An expressive mechanism for auctions on the Web

Paul Dütting, Monika Henzinger, Ingmar Weber

Research output: Contribution to journalArticle

3 Citations (Scopus)

Abstract

Auctions are widely used on the Web. Applications range from sponsored search to platforms such as eBay. In these and in many other applications the auctions in use are single-/multi-item auctions with unit demand. The main drawback of standard mechanisms for this type of auctions, such as VCG and GSP, is the limited expressiveness that they offer to the bidders. The General Auction Mechanism (GAM) of Aggarwal et al. [2009] takes a first step toward addressing the problem of limited expressiveness by computing a bidder optimal, envy-free outcome for linear utility functions with identical slopes and a single discontinuity per bidder-item pair. We show that in many practical situations this does not suffice to adequately model the preferences of the bidders, and we overcome this problem by presenting the first mechanism for piecewise linear utility functions with nonidentical slopes and multiple discontinuities. Our mechanism runs in polynomial time. Like GAM it is incentive compatible for inputs that fulfill a certain nondegeneracy assumption, but our requirement is more general than the requirement of GAM. For discontinuous utility functions that are nondegenerate as well as for continuous utility functions the outcome of our mechanism is a competitive equilibrium. We also show how our mechanism can be used to compute approximately bidder optimal, envyfree outcomes for a general class of continuous utility functions via piecewise linear approximation. Finally, we prove hardness results for even more expressive settings.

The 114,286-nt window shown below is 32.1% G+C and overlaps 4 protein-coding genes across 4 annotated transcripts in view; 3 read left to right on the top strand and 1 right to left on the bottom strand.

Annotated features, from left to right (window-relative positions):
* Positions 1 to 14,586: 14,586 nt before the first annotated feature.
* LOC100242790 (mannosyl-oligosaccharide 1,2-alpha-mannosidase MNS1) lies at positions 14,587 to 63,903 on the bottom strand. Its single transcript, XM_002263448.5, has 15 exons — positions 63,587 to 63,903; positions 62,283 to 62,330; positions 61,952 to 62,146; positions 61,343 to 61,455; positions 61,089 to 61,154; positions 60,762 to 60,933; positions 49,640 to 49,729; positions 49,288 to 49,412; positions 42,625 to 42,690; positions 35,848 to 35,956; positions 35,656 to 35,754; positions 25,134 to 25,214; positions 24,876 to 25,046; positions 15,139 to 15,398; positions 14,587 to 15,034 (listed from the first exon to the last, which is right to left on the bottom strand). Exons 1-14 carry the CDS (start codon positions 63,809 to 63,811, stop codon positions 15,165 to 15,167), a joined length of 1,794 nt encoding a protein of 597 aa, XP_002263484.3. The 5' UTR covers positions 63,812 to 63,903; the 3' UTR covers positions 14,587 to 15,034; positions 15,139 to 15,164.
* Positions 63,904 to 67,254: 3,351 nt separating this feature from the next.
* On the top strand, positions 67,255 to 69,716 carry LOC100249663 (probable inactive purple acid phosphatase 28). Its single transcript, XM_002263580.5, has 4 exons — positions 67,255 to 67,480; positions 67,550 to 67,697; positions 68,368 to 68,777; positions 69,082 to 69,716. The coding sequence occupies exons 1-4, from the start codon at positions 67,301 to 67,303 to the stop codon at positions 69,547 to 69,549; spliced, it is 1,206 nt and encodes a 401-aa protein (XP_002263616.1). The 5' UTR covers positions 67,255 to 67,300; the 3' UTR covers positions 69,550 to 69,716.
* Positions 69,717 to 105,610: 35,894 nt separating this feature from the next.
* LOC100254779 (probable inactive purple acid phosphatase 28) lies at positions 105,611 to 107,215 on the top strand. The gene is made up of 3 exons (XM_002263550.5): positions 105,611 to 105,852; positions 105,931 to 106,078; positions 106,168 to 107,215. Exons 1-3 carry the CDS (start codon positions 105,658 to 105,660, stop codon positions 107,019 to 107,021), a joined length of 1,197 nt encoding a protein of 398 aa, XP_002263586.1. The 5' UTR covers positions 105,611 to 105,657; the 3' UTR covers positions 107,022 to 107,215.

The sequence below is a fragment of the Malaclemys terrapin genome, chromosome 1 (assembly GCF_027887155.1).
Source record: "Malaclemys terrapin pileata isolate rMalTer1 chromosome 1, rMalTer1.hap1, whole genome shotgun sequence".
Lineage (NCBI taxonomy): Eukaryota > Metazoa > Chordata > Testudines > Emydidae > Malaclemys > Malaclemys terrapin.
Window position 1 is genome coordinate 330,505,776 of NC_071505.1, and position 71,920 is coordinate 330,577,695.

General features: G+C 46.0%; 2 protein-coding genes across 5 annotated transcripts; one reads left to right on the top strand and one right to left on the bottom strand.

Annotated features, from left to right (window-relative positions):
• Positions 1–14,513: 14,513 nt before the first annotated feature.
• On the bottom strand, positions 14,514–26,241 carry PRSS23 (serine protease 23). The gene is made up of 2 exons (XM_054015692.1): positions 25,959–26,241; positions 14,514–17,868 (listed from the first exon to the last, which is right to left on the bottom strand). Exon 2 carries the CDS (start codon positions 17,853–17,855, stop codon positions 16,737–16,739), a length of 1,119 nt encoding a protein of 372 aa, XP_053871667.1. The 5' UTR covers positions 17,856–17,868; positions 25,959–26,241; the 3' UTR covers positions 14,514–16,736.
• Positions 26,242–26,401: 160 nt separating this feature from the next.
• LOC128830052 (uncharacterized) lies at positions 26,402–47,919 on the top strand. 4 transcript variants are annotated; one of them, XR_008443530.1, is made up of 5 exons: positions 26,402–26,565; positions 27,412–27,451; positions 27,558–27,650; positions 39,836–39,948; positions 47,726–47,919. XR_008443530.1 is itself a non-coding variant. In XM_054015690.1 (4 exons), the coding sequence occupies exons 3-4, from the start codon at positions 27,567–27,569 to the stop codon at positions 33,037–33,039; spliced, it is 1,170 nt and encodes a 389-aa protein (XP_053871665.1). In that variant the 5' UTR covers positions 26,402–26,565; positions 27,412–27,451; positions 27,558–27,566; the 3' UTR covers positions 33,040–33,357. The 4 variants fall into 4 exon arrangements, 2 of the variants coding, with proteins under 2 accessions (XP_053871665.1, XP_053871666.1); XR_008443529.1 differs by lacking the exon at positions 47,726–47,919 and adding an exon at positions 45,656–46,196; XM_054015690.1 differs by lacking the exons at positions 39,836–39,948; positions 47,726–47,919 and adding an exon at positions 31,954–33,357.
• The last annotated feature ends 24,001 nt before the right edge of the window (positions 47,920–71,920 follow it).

Original languageEnglish
Article number1
JournalACM Transactions on Economics and Computation
Volume4
Issue number1
DOIs
Publication statusPublished - Dec 2015

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Keywords

  • Bidder optimality
  • Competitive equilibrium
  • Envy freeness
  • Expressiveness
  • GSP
  • General Auction Mechanism
  • VCG

ASJC Scopus subject areas

  • Computer Science (miscellaneous)
  • Statistics and Probability
  • Economics and Econometrics
  • Marketing
  • Computational Mathematics

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